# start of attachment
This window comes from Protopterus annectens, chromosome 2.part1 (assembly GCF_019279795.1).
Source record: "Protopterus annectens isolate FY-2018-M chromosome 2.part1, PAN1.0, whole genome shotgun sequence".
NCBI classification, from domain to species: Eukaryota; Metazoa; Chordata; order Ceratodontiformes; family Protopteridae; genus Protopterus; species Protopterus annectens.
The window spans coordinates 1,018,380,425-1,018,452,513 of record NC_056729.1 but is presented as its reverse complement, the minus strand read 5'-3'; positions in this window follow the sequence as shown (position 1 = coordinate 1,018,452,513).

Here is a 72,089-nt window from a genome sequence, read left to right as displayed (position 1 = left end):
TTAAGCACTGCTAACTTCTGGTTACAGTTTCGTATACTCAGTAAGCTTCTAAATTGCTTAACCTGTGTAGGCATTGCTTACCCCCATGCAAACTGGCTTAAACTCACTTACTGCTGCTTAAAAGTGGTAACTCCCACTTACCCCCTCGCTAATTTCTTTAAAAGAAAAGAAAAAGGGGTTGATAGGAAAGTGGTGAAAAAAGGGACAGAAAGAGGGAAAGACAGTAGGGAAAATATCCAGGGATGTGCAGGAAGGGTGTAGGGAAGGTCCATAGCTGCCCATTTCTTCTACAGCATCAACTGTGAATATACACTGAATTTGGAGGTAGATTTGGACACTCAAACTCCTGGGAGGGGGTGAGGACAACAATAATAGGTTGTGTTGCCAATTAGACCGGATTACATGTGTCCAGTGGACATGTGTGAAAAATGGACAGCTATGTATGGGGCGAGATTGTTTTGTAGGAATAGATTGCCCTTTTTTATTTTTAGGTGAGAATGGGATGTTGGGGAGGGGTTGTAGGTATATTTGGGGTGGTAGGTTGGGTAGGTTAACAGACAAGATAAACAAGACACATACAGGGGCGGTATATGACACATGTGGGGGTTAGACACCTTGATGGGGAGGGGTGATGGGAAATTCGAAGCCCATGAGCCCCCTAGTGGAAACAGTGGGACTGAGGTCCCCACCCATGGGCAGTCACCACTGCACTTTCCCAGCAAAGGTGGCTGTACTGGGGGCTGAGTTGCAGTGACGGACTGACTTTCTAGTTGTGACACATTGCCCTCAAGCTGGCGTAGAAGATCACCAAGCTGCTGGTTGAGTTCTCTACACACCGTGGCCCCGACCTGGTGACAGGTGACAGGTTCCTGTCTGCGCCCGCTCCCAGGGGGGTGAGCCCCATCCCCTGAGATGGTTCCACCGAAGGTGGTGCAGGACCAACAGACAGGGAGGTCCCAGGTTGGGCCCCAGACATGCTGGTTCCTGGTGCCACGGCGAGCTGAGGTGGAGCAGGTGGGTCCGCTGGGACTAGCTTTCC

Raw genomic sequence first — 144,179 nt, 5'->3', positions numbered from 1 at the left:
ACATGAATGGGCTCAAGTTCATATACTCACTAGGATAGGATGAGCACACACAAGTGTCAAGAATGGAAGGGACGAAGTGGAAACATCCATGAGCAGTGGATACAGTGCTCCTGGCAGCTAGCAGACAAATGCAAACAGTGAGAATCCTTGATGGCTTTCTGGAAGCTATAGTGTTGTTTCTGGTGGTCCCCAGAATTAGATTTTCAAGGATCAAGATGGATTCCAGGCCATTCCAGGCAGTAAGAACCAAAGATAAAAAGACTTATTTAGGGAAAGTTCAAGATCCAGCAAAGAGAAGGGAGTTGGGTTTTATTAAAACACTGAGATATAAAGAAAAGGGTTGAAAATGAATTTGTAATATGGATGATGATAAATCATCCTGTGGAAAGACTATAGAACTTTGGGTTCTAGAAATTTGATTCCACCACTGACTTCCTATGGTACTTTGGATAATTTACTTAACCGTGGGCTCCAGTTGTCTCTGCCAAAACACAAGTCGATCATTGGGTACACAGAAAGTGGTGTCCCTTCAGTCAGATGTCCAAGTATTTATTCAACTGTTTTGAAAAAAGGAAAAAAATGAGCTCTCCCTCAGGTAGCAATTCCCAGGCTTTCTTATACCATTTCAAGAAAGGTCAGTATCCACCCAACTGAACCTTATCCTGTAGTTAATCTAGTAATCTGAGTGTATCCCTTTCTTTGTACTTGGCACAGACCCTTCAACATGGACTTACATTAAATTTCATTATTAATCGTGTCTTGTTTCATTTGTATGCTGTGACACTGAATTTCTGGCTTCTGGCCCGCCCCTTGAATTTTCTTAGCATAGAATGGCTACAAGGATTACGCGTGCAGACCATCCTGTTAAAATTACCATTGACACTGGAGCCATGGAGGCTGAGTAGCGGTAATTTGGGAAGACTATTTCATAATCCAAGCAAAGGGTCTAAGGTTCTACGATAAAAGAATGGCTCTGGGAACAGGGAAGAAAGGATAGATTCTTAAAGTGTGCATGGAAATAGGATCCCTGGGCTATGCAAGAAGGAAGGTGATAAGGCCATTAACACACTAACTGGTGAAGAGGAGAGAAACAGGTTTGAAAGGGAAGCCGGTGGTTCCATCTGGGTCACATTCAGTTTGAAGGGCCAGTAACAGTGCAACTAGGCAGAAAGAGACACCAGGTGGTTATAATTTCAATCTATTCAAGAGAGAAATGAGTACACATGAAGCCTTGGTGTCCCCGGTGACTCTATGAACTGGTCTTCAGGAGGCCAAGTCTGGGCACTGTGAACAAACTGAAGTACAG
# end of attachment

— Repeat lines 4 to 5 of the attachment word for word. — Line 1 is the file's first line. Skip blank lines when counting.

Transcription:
The window spans coordinates 1,018,380,425-1,018,452,513 of record NC_056729.1 but is presented as its reverse complement, the minus strand read 5'-3'; positions in this window follow the sequence as shown (position 1 = coordinate 1,018,452,513).

Here is a 72,089-nt window from a genome sequence, read left to right as displayed (position 1 = left end):